There was only one catch and that was Catch-22, which specified that a concern for one’s own safety in the face of dangers that were real and immediate was the process of a rational mind. Orr was crazy and could be grounded. All he had to do was ask; and as soon as he did, he would no longer be crazy and would have to fly more missions. He would be crazy to fly more missions and sane if he didn’t, but if he was sane he had to fly them. Yossarian was moved very deeply by the absolute simplicity of this clause and let out a respectful whistle:

“That’s some catch, that Catch-22,” he observed.
    “It’s the best there is,” Doc Daneeka agreed.

Yossarian was moved deeply day and night and what moved him more deeply than anything else was the fact that they were trying to murder him.

“Who’s ‘they‘?” Clevenger wanted to know. “Who, specifically, is trying to murder you?”
    “Every one of them,” Yossarian told him.
    “Every one of whom?
    “Every one of whom do you think?”
    “I haven’t any idea.”
    “Then how do you know they aren’t?”

Yossarian had proof, because strangers he didn’t know shot at him with cannons every time he flew up into the air to drop bombs on them, so it was of no use for Clevenger to say “No one is trying to kill you.”

“Then why are they shooting at me?”
    “They’re shooting at everyone.”
    “And what difference does that make?”
    “I’m not going to argue with you,” Clevenger decided, “you don’t know who you hate.”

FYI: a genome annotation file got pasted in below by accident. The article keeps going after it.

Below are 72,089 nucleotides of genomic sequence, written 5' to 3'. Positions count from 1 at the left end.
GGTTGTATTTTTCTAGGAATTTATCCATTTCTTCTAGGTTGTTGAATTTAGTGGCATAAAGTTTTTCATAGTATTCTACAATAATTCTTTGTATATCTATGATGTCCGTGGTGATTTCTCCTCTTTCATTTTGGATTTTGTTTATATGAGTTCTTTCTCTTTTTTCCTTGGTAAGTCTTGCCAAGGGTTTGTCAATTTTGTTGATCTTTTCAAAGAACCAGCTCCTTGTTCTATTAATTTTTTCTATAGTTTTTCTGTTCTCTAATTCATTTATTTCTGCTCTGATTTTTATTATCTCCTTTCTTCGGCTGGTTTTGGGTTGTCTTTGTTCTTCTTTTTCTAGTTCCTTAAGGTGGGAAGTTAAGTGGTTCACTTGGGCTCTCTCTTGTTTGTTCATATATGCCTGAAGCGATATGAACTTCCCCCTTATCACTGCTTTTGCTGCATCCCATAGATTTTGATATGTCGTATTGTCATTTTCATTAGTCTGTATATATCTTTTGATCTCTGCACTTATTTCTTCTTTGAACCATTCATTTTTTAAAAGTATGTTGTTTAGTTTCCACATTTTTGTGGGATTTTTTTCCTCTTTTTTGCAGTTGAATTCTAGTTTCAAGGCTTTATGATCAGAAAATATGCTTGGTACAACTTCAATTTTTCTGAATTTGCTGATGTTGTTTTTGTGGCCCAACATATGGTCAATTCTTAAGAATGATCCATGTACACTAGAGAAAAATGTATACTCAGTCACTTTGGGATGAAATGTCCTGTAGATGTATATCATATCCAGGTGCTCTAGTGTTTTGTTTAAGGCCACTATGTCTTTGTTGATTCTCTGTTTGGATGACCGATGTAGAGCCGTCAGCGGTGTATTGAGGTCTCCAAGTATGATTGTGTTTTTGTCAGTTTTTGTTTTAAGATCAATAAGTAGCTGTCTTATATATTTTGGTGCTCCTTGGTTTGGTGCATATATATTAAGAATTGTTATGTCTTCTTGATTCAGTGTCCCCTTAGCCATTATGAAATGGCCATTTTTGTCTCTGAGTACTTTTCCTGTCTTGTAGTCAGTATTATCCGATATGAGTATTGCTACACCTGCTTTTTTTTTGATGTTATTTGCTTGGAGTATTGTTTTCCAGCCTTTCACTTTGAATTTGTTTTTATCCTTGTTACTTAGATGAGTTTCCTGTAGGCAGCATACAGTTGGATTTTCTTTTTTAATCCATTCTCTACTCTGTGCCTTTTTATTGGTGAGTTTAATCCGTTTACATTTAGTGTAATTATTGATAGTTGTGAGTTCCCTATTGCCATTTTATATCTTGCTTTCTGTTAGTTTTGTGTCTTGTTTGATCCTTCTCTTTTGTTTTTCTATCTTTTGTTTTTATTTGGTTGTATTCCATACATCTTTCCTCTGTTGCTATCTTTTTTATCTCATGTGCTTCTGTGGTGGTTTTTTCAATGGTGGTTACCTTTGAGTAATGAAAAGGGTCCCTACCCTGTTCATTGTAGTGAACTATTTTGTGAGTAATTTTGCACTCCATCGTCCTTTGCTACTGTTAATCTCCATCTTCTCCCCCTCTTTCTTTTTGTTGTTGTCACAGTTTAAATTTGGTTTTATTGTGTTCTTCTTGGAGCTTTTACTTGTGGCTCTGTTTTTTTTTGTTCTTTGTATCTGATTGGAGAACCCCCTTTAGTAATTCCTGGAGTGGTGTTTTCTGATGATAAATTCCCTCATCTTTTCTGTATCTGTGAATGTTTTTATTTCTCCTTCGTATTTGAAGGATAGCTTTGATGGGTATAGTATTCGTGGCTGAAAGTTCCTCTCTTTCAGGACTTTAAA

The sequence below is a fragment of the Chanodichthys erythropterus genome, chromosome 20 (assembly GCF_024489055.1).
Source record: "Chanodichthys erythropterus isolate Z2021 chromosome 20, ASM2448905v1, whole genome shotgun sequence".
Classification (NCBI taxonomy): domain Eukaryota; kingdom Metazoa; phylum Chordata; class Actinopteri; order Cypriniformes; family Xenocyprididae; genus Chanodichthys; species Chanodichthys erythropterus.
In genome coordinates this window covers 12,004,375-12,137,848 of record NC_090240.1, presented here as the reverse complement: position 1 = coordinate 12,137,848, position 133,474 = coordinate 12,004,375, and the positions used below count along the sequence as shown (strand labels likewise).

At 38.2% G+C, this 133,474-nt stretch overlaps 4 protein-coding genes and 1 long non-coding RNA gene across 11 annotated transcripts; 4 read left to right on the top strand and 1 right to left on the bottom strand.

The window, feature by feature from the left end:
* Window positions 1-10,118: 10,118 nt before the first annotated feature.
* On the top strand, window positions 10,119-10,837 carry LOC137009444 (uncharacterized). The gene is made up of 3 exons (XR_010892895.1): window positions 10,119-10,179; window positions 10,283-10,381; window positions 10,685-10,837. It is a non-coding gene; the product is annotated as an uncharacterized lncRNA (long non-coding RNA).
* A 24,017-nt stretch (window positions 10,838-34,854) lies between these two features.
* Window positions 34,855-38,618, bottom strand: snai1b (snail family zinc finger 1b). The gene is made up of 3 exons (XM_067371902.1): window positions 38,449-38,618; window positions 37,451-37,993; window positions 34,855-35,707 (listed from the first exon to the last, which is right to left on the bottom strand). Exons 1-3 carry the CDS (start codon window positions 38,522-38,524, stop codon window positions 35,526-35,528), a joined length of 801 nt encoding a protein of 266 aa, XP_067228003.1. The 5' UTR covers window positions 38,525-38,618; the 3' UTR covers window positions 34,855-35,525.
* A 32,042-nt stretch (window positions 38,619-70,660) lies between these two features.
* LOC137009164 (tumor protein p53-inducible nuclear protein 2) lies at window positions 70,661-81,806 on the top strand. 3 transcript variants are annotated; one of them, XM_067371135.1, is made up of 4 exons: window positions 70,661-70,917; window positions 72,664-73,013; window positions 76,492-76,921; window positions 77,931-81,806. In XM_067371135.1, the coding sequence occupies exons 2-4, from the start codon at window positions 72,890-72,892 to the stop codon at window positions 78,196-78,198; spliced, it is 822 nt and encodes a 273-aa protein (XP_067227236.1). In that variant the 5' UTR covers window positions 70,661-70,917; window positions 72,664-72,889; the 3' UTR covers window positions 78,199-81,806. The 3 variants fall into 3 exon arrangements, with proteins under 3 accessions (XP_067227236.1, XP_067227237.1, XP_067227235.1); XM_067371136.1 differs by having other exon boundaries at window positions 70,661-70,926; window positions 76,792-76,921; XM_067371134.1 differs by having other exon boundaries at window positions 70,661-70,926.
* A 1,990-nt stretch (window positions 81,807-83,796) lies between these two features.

“Whoever is trying to poison me.”
    “Nobody is trying to poison you.”
    “They poisoned my food twice, didn’t they? Didn’t they put poison in my food at Ferrara and during the Great Big Siege of Bologna?”
    “They put poison in everybody’s food,” Clevenger explained.
    “And what difference does that make?”

There was no established procedure for evasive action. All you needed was fear, and Yossarian had plenty of that. He bolted wildly for his life on each mission the instant his bombs were away. When he fufilled the thirty-five missions required of each man of his group, he asked to be sent home.

Colonel Cathcart had by then raised the missions required to forty. When Yossarian had flown forty he asked to be sent home. Colonel Cathcart had raised the missions required to forty-five–there did seem to be a catch somewhere. Yossarian went into the hospital with a pain in his liver that fell just short of being jaundice. If it became jaundice the doctors could treat it. If it didn’t become jaundice and went away they could discharge him. Yossarian decided to spend the rest of the war in bed by running a daily temperature of 101. He had found a catch of his own.

To preserve his sanity against the formalized lunacy of the military mind in action, Yossarian had to turn madman. Yet even Yossarian is more the patriot than Sgt. Minderbinder, the business mind in action. Even Yossarian has to protest when Minderbinder arranges with the Germans to let them knock American planes down at a thousand dollars per plane. Minderbinder is horrified–“Have you no respect for the sanctity of a business contract?” he demands of Yossarian, and Yossarian feels ashamed of himself.

Below its hilarity, so wild that it hurts, Catch-22 is the strongest repudiation of our civilization, in fiction, to come out of World War II. The Naked and the Dead and From Here to Eternity are lost within it. That the horror and the hypocrisy, the greed and the complacency, the endless cunning and the endless stupidity which now go to constitute what we term Christianity are dealt with here in absolutes, does not lessen the truth of its repudiation. Those happy few who hit upon Terry Southern’s The Magic Christian will find that, what Southern said with some self-doubt, Heller says with no doubt whatsoever. To compare Catch-22 favorably with The Good Soldier Schweik would be an injustice, because this novel is not merely the best American novel to come out of World War II; it is the best American novel that has come out of anywhere in years.